Size of Problems and Size of Reactions

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Inside: A quick and easy to set up lesson to teach kids about the size of different problems they face, and the size of their reactions to these problems.

Sometimes, my daughter can be a little dramatic. A small issue like breaking a pencil can lead to a big reaction. The last time it happened, it made me think of a lesson I’ve done with kids in groups or in individual therapy to help them identify the size of a problem and the size of their reaction.

In order to start the lesson, generate some ideas for different problems that might occur for kids. The problems usually include things like someone dropping a pencil, losing a library book, getting into a fight, a pencil breaking, a fire in your house, someone breaks a leg.

You want to have a variety of problems so you can have some problems end up in each category. For younger kids, I like to use pictures of different problems that could happen. For older kids, I often just write down different problems.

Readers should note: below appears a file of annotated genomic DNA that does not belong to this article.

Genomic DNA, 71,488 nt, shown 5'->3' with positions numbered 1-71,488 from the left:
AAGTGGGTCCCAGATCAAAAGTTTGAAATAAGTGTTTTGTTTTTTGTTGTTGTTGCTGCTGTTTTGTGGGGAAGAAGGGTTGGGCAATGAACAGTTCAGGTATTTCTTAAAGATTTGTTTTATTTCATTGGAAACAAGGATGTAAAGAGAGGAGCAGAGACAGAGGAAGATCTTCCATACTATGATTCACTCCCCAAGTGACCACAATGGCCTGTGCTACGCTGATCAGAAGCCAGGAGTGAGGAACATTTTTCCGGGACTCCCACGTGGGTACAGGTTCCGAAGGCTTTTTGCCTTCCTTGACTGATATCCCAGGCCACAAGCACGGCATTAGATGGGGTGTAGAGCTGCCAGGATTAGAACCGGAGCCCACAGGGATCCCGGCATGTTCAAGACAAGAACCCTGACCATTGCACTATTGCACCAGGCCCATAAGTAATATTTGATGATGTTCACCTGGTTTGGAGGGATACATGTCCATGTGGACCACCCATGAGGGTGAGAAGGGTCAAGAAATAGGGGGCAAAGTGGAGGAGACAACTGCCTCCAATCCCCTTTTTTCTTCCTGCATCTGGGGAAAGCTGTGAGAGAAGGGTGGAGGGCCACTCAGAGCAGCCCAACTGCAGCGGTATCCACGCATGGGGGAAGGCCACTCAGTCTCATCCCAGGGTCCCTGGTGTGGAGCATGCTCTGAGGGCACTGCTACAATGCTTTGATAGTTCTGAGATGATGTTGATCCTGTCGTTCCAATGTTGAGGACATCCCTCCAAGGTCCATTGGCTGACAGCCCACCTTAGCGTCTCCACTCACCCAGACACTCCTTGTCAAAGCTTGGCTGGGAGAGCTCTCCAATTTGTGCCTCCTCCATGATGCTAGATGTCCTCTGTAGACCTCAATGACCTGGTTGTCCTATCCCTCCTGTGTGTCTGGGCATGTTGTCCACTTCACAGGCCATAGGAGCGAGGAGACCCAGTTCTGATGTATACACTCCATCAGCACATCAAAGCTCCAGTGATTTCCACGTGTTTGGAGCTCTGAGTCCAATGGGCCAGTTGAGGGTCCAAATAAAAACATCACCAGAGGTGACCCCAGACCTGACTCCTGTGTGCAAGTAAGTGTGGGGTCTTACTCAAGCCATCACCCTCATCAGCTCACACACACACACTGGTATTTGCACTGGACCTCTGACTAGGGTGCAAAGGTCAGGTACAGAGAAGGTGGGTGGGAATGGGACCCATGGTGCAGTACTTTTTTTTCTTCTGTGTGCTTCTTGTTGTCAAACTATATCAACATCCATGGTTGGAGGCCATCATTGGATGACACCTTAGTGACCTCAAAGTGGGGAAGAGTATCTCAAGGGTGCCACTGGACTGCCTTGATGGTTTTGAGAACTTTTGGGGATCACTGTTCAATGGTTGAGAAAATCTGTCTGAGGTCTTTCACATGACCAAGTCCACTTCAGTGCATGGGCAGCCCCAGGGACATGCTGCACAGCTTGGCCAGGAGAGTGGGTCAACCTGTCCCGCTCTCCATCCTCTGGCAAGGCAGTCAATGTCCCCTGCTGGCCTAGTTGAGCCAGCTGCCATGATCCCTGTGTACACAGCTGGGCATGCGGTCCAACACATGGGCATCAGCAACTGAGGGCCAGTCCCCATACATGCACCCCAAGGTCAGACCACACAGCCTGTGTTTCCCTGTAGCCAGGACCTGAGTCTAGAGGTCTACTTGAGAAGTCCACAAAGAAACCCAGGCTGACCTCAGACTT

A rule of thumb for problem sizes:

Small

You can solve it by yourself easily in a few minutes

Medium

You need an adult and/or the problem takes a little longer to solve

Big

You need to call 911, or you need an adult to help you and it will take several hours or days to fix it.

Next, take three different pieces of paper: a small paper, a medium sized paper and a large piece of poster board or paper. Have your child sort through and figure out what is a small problem, a medium sized problem and a big problem.

Labeling the pieces of paper will be helpful for those kids who respond well to written cues. If you are working with more than one child, have them take turns figuring out where to put the problems. This can lead to some fun and lively discussions.

The next thing to talk about is the size of a reaction to a problem. A reaction should match the size of a problem. If it is a small problem, like breaking a pencil, there is no need to yell out in class or start crying.

If there is a serious big problem, make sure to inform an adult immediately and do exactly what they tell you to do. Pick one problem from each paper and talk about what would be an expected reaction and ask the kids to generate ways to solve the issue.

Depending on what your child struggles with, you can focus more on one particular size problem or reaction.

For instance, my daughter consistently has a big reaction to very small problems. I will say to her - “What size problem is this?” and she will (usually) say “small”, so then I’ll say, “what size reaction are you having?” and she will recognize that she is having a bigger than expected reaction. Usually after that, she’ll calm down and we can solve the small issue she is having together.

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